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Do Ohms Lie?

Son of Samurai


"Ohms lie." It's become a popular phrase in the tech community, but what does it actually mean? Should you never do an ohms measurement? Are they completely worthless? Or is this phrase just another example of tech mythology?

The answer is more complicated than any of that. Let's run through a quick example to demonstrate. This is an old-skool Whirlpool gas dryer, just like they were cranking out left and right in the good old days.

Screen Shot 2021-11-16 at 11.51.33 PM.png

Now, our scenario is a simple one: when we run the dryer on a heat cycle, the ignitor doesn't glow, and we get no heat. We go through and take an ohms measurement of all the relevant components -- the ignitor, the coils -- we even measure the continuity of all the switches and thermal controls. Everything checks out.

How is this possible? If all the components are within spec on ohms, shouldn't the circuit run?

We've been doing all of our tests on a dead machine, since you can't do resistance measurements on a live circuit. Why don't we try a live test?

Here's what the ignitor's circuit looks like with the dryer running. We've got line and neutral all the way up to the ignitor, meaning that when we put our voltmeter leads across the ignitor, we read 120 volts. Our voltage supply is good. The only explanation for why the ignitor isn't running is that it has gone electrically open.


But wait -- we confirmed that it wasn't open with our ohms measurement. How could it be open now?

Let's step through what's going on in this circuit the instant that power is applied to that ignitor.


As soon as there's a voltage difference across that ignitor, electrons get blasted through it. This causes it to heat up -- and that's exactly what's supposed to happen.

But in our particular case...


And here we have the solution to our quandary: failing under load.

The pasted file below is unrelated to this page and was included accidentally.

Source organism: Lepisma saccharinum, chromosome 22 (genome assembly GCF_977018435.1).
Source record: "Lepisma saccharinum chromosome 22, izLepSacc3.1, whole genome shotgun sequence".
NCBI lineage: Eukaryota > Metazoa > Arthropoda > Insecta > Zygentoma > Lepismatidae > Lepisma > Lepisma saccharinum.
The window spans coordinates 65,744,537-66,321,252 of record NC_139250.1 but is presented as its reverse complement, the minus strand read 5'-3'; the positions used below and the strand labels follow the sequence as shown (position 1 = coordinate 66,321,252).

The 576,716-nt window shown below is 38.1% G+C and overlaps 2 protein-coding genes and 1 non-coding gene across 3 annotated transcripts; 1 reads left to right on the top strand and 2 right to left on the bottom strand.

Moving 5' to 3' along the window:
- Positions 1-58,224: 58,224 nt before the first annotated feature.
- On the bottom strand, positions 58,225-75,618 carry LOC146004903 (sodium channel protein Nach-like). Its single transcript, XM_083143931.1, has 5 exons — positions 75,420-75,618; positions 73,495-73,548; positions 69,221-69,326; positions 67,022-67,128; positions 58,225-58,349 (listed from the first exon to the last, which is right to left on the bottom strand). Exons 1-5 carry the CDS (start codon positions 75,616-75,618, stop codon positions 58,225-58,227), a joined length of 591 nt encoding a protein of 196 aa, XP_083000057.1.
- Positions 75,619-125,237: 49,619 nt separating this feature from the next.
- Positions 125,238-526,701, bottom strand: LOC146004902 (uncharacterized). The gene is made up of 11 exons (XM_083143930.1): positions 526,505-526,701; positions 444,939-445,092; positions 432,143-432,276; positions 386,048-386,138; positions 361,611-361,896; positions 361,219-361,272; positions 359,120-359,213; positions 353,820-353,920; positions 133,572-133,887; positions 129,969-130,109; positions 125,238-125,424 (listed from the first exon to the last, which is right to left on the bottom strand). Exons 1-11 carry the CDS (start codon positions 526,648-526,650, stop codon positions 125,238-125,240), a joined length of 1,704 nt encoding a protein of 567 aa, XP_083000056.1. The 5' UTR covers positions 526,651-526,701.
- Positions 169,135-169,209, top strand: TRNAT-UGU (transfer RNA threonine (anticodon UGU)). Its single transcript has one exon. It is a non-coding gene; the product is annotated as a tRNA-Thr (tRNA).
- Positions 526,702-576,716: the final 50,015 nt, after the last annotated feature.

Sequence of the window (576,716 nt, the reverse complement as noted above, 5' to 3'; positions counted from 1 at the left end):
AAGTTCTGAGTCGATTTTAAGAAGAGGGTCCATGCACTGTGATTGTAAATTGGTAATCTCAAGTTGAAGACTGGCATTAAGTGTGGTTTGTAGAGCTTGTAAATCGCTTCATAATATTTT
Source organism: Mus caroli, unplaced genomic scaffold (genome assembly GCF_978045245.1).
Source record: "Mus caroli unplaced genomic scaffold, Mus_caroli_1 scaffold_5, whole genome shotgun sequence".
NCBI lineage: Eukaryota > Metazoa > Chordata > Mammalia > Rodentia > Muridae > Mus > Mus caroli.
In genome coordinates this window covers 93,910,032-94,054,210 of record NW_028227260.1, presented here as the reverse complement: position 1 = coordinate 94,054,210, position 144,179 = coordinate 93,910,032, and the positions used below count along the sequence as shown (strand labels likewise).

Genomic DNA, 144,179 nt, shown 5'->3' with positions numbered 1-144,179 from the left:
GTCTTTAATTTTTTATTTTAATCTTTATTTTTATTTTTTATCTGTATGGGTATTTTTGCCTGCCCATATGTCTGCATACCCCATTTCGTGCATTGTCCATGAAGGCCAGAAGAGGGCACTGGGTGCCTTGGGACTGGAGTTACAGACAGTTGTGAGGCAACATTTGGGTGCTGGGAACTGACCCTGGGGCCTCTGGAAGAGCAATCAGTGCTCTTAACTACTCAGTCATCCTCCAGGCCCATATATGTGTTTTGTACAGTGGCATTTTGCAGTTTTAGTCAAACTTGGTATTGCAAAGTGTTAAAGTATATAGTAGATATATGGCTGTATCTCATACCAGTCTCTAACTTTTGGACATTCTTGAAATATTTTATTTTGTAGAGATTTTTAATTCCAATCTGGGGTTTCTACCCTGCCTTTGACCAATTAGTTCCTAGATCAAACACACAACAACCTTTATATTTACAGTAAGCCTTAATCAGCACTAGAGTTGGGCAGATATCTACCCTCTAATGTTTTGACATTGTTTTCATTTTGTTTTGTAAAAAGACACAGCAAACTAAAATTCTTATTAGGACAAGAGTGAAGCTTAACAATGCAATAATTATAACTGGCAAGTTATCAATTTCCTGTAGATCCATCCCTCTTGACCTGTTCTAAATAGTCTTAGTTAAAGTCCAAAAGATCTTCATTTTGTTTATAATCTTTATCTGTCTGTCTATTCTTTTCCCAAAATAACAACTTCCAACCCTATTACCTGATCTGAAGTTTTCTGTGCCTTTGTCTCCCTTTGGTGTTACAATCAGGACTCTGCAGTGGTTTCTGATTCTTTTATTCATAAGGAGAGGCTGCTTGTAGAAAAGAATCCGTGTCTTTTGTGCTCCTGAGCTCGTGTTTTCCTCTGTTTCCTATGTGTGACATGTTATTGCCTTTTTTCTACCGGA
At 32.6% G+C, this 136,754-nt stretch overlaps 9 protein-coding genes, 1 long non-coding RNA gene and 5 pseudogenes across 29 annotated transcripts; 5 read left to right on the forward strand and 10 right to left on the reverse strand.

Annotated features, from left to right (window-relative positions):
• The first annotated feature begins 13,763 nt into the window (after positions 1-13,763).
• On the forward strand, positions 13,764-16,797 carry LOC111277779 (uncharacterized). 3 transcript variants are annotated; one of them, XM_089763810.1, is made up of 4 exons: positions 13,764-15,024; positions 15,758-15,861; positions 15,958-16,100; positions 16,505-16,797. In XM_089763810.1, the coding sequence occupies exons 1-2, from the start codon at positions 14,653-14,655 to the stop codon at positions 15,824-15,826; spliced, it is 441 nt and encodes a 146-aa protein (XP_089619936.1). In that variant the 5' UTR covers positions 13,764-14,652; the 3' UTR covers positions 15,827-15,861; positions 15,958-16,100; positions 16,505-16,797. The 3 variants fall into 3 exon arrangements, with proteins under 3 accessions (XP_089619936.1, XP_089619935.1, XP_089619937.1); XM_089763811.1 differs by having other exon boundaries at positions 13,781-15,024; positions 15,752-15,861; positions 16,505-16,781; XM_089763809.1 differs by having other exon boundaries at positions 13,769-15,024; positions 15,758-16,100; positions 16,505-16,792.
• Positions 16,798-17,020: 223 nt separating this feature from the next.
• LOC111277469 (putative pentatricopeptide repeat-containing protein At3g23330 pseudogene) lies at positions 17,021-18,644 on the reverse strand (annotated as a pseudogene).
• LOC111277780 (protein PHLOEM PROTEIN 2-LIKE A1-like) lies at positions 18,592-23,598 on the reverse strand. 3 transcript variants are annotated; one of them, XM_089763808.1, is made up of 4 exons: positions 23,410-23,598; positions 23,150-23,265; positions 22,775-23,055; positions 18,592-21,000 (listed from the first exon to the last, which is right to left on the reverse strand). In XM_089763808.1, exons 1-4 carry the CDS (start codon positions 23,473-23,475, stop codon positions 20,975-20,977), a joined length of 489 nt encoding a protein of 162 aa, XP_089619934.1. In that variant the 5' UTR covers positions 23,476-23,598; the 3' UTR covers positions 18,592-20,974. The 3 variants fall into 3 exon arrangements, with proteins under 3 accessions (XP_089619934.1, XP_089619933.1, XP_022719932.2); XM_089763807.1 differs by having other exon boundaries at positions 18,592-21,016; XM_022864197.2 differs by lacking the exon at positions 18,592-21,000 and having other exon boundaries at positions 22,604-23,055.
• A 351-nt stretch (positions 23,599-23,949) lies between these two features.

In its simplest form, this is exactly what failing under load looks like: thermal expansion due to the heat from current flow causes a tiny break to become an electrical open. Nothing more complicated than that.

This is not some whacky, once-in-a-blue-moon scenario. Failing under load happens all the time in various appliances. And it's precisely because of this that we say ohms lie. We went through and did an ohms test on every single component in the circuit and got no information out of it. And all we needed to do was take a single voltage measurement on a live circuit to tell us what was wrong.

Does this mean that you should never, ever do an ohms measurement? Of course not. There are some situations that will call for an ohms measurement, but it's up to you as the thinking technician to know when those situations are and how to interpret the results of the test.

"Ohms lie" is a pithy shortening of this whole concept, and I think a lot of techs who hear it don't know exactly what we mean when we say it. When we say, "Ohms lie," what we mean is, "An ohms measurement is one of the least informative tests you can do, and there's almost always a more useful test you can do instead."

But that takes a lot of breath, so instead we just say: ohms lie.

Want to learn more about how to properly make electrical tests and troubleshoot like a pro? Click here to check out the online Core Appliance Repair Training course over at the Master Samurai Tech Academy.

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Samurai Appliance Repair Man


Just to add a couple of thoughts...

All our troubleshooting comes down to loads and switches.

Loads are the things that do physical work (turn a motor shaft, light a light bulb, make an element give off heat, etc.). This physical work is called power in units of watts. Power is given by the ohms law equation: P=IxE, where P=power (watts), I=current (amps), and E=voltage supply (volts). No amps = no power = no work. No volts = no amps = no power = no work. In other words, loads are all about watts. 

Switches control the movement of electrons through the load; switch opens, no electron movement (ie., no current) hence no work being done. (switches can also be used for sensing but that's another conversation). 

So loads are all about watts. How many of you carry a watt meter? Yeah, me neither. But you should all carry an amp clamp. As we saw in everyone's favorite equation, P=IxE, amps are an excellent and convenient proxy for watts. How? Like this: 

P=IxE | I=P/E

In other words, you can measure the voltage supply to a circuit, measure the amps through that circuit, and then you can calculate the watts being converted by the load from electrical energy to mechanical or thermal energy. 

This is especially important for AC loads because of the relatively higher currents involved that can make things heat up and act differently (such as fail open under load). 

For this reason, good techs never waste their time using ohms to make diagnostic conclusions about AC loads in particular. The key spec for loads is watts for which we use amps as a surrogate parameter